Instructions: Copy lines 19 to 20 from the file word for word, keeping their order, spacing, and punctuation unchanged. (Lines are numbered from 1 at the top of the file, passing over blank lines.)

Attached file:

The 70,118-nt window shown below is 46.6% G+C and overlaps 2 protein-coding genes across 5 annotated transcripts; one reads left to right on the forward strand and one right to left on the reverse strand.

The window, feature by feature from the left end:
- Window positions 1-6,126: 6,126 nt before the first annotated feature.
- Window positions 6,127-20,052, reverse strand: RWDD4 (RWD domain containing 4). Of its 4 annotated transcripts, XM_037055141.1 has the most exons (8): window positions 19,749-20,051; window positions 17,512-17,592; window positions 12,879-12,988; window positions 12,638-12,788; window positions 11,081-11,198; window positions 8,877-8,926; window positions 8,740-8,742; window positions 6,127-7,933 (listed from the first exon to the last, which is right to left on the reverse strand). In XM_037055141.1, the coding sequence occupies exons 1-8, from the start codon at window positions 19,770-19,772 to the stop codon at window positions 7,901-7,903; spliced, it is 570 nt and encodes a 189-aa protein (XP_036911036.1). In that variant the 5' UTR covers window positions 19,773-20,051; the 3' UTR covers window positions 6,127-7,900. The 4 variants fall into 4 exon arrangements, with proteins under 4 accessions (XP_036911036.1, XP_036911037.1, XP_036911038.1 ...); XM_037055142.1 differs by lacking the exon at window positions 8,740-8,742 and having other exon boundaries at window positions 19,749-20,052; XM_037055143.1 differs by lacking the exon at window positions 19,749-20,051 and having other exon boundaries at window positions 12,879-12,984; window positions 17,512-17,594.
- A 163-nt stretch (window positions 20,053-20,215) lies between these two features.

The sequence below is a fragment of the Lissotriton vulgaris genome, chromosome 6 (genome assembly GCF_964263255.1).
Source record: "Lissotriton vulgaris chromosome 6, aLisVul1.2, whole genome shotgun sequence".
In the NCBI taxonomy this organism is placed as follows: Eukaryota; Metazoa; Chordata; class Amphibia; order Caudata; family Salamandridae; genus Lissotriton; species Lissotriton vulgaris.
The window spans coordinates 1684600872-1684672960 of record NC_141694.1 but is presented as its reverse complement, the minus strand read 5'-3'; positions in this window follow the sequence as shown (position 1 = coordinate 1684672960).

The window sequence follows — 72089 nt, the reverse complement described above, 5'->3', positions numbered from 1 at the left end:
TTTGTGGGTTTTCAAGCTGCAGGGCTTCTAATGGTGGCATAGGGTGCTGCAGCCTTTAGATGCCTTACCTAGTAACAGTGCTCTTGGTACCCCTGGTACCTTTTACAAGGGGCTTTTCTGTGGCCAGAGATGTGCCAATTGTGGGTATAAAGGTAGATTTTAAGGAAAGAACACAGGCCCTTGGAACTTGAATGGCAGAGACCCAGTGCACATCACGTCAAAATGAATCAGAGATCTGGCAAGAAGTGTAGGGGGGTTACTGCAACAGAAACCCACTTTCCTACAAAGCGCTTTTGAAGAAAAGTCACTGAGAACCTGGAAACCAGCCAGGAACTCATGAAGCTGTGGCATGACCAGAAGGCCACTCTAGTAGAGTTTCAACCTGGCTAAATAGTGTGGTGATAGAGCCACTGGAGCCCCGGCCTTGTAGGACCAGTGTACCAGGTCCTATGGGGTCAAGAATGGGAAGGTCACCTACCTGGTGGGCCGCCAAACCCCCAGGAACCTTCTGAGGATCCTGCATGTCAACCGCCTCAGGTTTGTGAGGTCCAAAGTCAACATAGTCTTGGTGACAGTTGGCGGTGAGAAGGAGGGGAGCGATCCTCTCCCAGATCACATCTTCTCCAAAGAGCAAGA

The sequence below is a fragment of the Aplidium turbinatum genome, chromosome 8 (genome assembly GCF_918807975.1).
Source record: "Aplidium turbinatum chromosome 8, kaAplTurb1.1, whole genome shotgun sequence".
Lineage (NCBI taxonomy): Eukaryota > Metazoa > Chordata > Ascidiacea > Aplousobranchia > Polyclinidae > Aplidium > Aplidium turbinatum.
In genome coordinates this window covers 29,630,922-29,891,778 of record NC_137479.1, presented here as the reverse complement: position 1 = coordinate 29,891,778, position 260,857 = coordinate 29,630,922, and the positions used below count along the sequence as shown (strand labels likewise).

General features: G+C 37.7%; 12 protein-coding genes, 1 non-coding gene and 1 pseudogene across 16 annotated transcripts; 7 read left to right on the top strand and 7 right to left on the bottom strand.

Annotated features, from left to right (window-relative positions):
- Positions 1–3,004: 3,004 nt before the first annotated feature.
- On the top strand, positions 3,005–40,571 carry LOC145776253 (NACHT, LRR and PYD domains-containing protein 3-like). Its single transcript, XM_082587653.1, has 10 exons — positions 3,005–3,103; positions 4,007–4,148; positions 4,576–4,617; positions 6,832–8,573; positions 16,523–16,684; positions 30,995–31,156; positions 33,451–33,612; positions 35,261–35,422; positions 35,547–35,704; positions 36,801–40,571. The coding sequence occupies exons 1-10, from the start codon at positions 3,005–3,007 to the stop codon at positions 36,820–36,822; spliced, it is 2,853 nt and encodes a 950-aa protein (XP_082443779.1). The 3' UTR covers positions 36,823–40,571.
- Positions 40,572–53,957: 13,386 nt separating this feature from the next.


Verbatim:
- On the top strand, positions 3,005–40,571 carry LOC145776253 (NACHT, LRR and PYD domains-containing protein 3-like). Its single transcript, XM_082587653.1, has 10 exons — positions 3,005–3,103; positions 4,007–4,148; positions 4,576–4,617; positions 6,832–8,573; positions 16,523–16,684; positions 30,995–31,156; positions 33,451–33,612; positions 35,261–35,422; positions 35,547–35,704; positions 36,801–40,571. The coding sequence occupies exons 1-10, from the start codon at positions 3,005–3,007 to the stop codon at positions 36,820–36,822; spliced, it is 2,853 nt and encodes a 950-aa protein (XP_082443779.1). The 3' UTR covers positions 36,823–40,571.
- Positions 40,572–53,957: 13,386 nt separating this feature from the next.